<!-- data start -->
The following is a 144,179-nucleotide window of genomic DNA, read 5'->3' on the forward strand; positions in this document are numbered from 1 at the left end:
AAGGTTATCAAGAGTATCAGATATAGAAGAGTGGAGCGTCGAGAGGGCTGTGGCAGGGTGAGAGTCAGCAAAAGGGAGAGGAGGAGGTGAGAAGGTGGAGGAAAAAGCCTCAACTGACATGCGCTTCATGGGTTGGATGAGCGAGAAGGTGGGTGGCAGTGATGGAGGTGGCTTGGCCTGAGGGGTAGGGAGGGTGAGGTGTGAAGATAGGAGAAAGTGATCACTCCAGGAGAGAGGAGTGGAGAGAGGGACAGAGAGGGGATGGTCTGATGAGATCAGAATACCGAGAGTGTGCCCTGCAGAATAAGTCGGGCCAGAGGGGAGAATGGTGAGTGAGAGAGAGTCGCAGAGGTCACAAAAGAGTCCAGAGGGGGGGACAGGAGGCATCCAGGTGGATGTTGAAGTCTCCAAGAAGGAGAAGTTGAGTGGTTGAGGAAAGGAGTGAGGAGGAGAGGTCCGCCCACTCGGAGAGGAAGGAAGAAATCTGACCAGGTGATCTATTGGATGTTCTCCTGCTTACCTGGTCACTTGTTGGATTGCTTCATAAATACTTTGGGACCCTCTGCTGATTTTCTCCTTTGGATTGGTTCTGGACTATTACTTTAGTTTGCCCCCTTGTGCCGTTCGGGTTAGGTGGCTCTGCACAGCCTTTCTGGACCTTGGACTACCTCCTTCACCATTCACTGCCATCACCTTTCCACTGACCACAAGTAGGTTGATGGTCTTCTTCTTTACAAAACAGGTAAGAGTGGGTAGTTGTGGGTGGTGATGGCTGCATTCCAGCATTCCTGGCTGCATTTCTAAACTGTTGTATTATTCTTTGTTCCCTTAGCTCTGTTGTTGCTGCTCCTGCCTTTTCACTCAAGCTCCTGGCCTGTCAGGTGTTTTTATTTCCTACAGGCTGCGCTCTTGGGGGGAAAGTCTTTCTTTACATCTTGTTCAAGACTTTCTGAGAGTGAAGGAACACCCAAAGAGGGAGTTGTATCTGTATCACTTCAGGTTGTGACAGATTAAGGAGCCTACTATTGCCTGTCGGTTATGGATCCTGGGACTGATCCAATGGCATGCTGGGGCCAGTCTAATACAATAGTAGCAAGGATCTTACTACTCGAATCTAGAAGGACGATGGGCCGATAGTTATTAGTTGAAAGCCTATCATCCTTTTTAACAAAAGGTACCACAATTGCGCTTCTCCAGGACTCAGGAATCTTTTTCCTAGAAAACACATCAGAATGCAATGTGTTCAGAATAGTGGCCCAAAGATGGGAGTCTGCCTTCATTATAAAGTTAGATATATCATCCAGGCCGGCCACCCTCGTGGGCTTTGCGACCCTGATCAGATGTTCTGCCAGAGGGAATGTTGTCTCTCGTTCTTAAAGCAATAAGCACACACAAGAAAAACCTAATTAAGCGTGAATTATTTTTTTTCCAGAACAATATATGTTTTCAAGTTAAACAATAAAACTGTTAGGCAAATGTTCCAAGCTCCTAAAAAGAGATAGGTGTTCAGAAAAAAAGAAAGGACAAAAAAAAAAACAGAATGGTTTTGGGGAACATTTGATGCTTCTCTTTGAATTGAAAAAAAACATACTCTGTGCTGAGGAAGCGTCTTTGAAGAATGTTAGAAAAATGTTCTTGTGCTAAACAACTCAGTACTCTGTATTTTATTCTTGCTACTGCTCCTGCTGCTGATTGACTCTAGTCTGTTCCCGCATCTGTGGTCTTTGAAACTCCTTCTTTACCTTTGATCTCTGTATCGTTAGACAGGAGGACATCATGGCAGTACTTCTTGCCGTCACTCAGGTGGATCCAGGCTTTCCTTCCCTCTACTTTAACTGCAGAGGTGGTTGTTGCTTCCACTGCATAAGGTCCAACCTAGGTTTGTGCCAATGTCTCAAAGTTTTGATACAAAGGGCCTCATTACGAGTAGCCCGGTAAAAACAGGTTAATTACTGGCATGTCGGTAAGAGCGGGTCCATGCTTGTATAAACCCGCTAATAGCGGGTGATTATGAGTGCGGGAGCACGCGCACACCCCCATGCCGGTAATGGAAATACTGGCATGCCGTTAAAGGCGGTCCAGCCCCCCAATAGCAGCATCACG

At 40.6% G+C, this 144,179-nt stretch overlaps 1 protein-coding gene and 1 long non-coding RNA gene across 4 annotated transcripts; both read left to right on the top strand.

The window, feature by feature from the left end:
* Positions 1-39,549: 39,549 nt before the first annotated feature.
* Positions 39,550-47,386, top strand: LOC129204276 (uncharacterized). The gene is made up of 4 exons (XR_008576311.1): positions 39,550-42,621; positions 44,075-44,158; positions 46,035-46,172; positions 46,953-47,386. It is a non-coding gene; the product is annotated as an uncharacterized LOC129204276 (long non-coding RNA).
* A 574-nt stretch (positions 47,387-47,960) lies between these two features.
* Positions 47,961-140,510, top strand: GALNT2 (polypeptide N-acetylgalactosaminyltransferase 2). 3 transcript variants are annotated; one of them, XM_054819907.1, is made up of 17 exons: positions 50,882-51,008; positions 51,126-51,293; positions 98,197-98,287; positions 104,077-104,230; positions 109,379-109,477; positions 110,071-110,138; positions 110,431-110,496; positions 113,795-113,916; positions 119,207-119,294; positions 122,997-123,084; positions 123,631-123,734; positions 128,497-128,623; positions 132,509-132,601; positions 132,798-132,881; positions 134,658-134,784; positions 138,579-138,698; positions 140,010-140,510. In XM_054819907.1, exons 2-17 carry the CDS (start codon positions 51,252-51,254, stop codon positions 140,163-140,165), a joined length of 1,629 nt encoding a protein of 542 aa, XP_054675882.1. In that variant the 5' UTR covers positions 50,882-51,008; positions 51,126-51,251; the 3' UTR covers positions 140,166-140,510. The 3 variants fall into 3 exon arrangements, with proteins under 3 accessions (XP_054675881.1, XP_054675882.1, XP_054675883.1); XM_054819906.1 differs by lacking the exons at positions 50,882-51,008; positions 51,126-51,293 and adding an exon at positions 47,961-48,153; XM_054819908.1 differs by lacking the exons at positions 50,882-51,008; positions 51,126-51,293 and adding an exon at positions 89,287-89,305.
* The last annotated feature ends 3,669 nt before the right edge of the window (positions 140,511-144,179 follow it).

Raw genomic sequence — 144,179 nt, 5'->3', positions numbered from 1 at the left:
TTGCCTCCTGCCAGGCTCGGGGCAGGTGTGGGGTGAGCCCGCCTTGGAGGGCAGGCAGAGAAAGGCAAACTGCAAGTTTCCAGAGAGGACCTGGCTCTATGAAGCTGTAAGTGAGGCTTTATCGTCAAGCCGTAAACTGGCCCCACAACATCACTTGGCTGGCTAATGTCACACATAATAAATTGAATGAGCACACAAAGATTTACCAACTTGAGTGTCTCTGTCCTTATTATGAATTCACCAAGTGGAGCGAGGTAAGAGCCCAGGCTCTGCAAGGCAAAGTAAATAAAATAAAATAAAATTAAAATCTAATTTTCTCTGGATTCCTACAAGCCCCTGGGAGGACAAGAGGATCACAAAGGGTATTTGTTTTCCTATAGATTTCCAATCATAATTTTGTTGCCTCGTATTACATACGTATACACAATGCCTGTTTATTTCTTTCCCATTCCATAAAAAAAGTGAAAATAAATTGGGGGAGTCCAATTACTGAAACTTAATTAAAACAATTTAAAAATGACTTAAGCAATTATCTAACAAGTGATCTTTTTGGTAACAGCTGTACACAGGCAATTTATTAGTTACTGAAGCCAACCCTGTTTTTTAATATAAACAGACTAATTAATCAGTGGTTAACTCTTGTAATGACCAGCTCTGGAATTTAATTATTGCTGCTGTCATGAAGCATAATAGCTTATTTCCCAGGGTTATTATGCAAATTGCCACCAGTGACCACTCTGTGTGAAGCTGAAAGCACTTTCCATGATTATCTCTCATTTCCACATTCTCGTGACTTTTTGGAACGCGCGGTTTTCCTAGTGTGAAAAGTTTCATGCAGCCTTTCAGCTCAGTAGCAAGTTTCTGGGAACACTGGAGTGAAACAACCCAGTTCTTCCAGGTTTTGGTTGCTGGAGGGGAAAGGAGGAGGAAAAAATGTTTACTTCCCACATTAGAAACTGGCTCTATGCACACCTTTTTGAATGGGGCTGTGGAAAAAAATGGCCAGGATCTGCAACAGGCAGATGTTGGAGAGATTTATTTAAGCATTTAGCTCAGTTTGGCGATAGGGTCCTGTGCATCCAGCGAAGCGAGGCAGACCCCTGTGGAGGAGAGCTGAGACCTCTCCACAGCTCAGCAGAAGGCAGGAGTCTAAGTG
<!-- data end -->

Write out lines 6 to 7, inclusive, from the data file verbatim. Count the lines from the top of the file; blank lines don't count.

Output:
* Positions 39,550-47,386, top strand: LOC129204276 (uncharacterized). The gene is made up of 4 exons (XR_008576311.1): positions 39,550-42,621; positions 44,075-44,158; positions 46,035-46,172; positions 46,953-47,386. It is a non-coding gene; the product is annotated as an uncharacterized LOC129204276 (long non-coding RNA).
* A 574-nt stretch (positions 47,387-47,960) lies between these two features.